176

I have a webapp on a NGinx server. I set gzip on in the conf file and now I'm trying to see if it works. YSlow says it's not, but 5 out of 6 websites that do the test say it is. How can I get a definite answer on this and why is there a difference in the results?

242

It looks like one possible answer is, unsurprisingly, curl:

$ curl http://example.com/ --silent --write-out "%{size_download}\n" --output /dev/null
31032
$ curl http://example.com/ --silent -H "Accept-Encoding: gzip,deflate" --write-out "%{size_download}\n" --output /dev/null
2553

In the second case the client tells the server that it supports content encoding and you can see that the response was indeed shorter, compressed.

3
  • 3
    This is true, but gzip can be configured to compress certain file types, and exclude others. So be sure that the files you curl using this test are of the type that will be compressed. – Tyler Biscoe Oct 24 '13 at 15:26
  • 7
    I would suggest using -L flag for curl too to follow all redirects, e.g. from non-www to www. otherwise result of size_download may be wrong – vladkras Nov 21 '16 at 10:12
  • If I could impress one thing on my younger devs, its the importance of having a solid unix foundation. +1 for CURL. Its confusing at first, a life saver when you know it. – Akron Apr 12 '19 at 17:43
120

Update

Chrome changed the way it reports (see original answer if interested). You can tell using Developer Tools (F12). Go to the Network tab, select the file you want to examine and then look at the Headers tab on the right. If you are gzipped, then you will see that in the Content-Encoding.

In this example, slider.jpg is indeed being gzipped.

enter image description here

Compare that to this very page that you are on and look at a png file, you will see no such designation.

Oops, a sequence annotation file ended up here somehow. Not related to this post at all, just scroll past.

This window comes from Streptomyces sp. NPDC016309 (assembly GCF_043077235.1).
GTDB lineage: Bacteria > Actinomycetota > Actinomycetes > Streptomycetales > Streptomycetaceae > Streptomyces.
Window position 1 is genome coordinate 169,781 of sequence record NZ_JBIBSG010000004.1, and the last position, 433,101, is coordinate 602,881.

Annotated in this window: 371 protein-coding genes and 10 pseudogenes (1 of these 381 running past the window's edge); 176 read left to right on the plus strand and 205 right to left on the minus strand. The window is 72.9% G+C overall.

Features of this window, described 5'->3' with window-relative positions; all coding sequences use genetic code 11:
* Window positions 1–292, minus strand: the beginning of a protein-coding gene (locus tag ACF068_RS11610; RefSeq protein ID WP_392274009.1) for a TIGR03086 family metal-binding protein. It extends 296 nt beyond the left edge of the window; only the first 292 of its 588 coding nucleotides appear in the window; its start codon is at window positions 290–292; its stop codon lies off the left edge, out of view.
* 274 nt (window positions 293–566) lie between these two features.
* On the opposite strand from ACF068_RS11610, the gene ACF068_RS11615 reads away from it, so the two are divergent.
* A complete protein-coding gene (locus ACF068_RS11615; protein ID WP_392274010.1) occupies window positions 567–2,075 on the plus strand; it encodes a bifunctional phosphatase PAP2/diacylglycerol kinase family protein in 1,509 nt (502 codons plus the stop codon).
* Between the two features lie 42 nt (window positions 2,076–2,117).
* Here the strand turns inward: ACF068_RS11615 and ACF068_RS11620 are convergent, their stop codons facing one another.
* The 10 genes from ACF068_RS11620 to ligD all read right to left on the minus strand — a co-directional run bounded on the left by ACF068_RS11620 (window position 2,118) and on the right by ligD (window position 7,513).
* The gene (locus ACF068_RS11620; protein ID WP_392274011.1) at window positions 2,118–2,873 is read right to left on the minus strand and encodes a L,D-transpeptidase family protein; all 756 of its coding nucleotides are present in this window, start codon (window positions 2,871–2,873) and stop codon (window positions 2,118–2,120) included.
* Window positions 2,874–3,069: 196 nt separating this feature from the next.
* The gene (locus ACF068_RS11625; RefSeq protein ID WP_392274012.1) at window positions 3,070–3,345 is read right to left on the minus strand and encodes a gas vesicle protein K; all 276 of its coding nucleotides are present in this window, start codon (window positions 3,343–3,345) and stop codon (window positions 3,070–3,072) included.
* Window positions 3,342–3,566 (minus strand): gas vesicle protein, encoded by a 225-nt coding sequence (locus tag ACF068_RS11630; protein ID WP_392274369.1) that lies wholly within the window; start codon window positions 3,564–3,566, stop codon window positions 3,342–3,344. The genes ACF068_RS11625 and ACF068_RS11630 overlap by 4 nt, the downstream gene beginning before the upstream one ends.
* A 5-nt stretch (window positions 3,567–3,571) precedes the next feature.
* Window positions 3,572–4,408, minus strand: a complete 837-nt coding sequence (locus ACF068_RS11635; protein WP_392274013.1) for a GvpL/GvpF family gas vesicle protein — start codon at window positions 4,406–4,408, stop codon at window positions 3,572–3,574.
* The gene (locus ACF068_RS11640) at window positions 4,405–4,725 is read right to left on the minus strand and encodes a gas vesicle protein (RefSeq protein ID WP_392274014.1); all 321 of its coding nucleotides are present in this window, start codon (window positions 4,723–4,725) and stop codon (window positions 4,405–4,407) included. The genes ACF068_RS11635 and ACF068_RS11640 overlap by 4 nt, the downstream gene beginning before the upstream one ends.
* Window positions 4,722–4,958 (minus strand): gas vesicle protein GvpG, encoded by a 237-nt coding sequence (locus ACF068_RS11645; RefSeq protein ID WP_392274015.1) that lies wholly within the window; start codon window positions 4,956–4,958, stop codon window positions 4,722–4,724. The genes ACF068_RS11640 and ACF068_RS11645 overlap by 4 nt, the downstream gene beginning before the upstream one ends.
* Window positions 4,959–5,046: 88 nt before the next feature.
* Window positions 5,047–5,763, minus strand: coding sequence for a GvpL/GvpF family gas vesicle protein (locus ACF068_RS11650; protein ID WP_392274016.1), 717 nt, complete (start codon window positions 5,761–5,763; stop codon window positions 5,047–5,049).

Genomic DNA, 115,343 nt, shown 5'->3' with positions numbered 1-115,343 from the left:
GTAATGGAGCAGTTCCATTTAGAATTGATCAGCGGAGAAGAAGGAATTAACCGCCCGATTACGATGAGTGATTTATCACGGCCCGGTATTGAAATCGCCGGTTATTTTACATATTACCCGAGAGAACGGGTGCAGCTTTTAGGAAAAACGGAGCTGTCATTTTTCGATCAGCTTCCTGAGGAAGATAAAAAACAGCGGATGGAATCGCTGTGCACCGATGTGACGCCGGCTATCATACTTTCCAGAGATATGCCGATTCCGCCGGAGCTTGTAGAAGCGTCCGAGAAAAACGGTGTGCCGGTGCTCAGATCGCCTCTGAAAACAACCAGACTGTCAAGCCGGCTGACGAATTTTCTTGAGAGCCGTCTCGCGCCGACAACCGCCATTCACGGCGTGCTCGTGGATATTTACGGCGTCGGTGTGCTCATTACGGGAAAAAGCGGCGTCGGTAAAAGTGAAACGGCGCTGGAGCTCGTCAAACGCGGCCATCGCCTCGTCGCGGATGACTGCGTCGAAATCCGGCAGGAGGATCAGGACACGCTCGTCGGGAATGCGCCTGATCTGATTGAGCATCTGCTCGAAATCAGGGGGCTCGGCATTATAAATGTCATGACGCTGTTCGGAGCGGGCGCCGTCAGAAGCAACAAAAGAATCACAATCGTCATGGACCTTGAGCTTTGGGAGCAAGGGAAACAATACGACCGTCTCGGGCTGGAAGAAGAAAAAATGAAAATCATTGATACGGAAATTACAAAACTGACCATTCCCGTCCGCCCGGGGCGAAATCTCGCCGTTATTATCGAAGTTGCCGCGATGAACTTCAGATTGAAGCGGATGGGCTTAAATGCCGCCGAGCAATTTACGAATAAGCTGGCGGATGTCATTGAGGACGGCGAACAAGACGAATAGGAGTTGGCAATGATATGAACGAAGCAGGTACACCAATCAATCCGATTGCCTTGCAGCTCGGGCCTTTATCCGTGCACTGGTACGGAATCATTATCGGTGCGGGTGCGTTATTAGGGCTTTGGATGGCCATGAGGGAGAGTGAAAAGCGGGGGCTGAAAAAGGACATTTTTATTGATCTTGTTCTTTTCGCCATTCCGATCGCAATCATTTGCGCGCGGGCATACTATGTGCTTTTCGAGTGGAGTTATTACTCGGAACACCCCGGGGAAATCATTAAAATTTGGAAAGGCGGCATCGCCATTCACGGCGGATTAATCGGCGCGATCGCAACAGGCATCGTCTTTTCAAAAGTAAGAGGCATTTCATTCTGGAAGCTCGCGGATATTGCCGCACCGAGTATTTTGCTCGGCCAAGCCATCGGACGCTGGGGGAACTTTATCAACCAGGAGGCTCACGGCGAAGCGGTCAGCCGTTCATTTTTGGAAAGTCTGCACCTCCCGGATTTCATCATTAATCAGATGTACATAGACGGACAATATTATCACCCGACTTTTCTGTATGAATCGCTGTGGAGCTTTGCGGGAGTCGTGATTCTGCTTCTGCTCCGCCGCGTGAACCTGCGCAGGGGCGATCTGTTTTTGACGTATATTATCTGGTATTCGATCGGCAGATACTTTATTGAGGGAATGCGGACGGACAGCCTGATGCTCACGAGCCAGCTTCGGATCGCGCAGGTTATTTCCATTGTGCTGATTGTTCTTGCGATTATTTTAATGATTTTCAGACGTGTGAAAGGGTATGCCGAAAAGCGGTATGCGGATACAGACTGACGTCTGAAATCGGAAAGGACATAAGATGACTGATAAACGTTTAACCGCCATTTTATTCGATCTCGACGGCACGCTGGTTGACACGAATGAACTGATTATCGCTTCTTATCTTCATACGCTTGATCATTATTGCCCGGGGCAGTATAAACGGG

enter image description here

Just to be clear, it isn't because one is a jpg and one is a png. It is because one is gzipped and the other one isn't.


Previous Answer

In Chrome, if you pull up the Developer Tools and go to the Network tab, then it will show the following if there is no compression:

enter image description here

And the following if there IS compression:

enter image description here

In other words, the same number, top and bottom, means no compression.

3
  • 3
    It may be better to inspect the response headers. This method does not say whether gzip compression is begin used or some other compression algorithm. – Samuel Apr 28 '14 at 20:30
  • 4
    In Chrome Developer Tools on the Network tab, click on the asset name/link for the request and you can inspect the Response Headers like so and see gzip for the Content-Encoding key ![screenshot][1] [1]: i.stack.imgur.com/Bpb5W.png(http://content.screencast.com/users/… – d48 Aug 4 '14 at 18:39
  • 3
    The recent chrome versions (Version 44.0.2403.130 m) do not seem to show the size/content details - I mean the gzip details - i.imgur.com/MTz7DCM.png. Does anyone know the reason why? – Andy Dufresne Aug 12 '15 at 8:57
33

See in the response headers. In FireFox you may check with Firebug.

Content-Encoding    gzip

If server supports gzip content then this should be displayed.

2
  • 9
    You only get this if your client has sent "Accept-Encoding: gzip,deflate" – Maciej Swic Jul 10 '12 at 14:11
  • 2
    Hard refresh to see the original file's encoding, as when the file is served with status 304, it seems that the cached version is already unzipped! (in my case, I'm seeing an ETag header rather than Content-Encoding) – ptim Sep 23 '14 at 8:06
12

In new version of chrome, Developer tools > network, you can right click on Column name, and select content-encoding option and add that column (black box in image).

and if you want to see the size of that gzip content, as @Outfast Source - than you can click on icon which is next to View (displayed as Green box in image).

so you can see which content is gzip enabled.

enter image description here

1
  • 1
    This is a great answer, but <kbd>Content-Encoding</kbd> has moved under <kbd>Response Headers</kbd>. – Dan Dascalescu Dec 10 '18 at 5:09
9

You could quickly use a web service like: http://www.whatsmyip.org/http-compression-test/

Google Chrome's "Audits" tool in the developer tools comes in handy as well.

0
8

I wrote this script based on the zoul's answer:

#!/bin/bash

URL=$1
PLAIN="$(curl $URL --silent --write-out "%{size_download}\n" --output /dev/null)"
GZIPPED="$(curl $URL --silent -H "Accept-Encoding: gzip,deflate" --write-out "%{size_download}\n" --output /dev/null)"

if test $PLAIN -gt $GZIPPED
then echo "supported"
else echo "unsupported"
fi

example:

$ ./script.sh https://example.com/
0

Your Answer

By clicking “Post Your Answer”, you agree to our terms of service, privacy policy and cookie policy

Not the answer you're looking for? Browse other questions tagged or ask your own question.